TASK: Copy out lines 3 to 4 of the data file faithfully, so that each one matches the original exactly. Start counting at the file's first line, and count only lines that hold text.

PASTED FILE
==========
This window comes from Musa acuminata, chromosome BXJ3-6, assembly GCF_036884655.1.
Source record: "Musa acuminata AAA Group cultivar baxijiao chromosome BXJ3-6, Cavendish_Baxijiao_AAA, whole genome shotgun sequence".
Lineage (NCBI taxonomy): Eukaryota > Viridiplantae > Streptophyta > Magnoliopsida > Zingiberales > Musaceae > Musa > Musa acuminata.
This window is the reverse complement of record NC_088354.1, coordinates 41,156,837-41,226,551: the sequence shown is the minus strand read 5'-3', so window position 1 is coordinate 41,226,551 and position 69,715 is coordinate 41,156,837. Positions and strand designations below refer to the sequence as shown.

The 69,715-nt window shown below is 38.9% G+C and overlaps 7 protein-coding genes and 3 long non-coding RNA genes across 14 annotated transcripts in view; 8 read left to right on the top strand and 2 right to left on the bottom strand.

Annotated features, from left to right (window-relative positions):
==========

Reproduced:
Lineage (NCBI taxonomy): Eukaryota > Viridiplantae > Streptophyta > Magnoliopsida > Zingiberales > Musaceae > Musa > Musa acuminata.
This window is the reverse complement of record NC_088354.1, coordinates 41,156,837-41,226,551: the sequence shown is the minus strand read 5'-3', so window position 1 is coordinate 41,226,551 and position 69,715 is coordinate 41,156,837. Positions and strand designations below refer to the sequence as shown.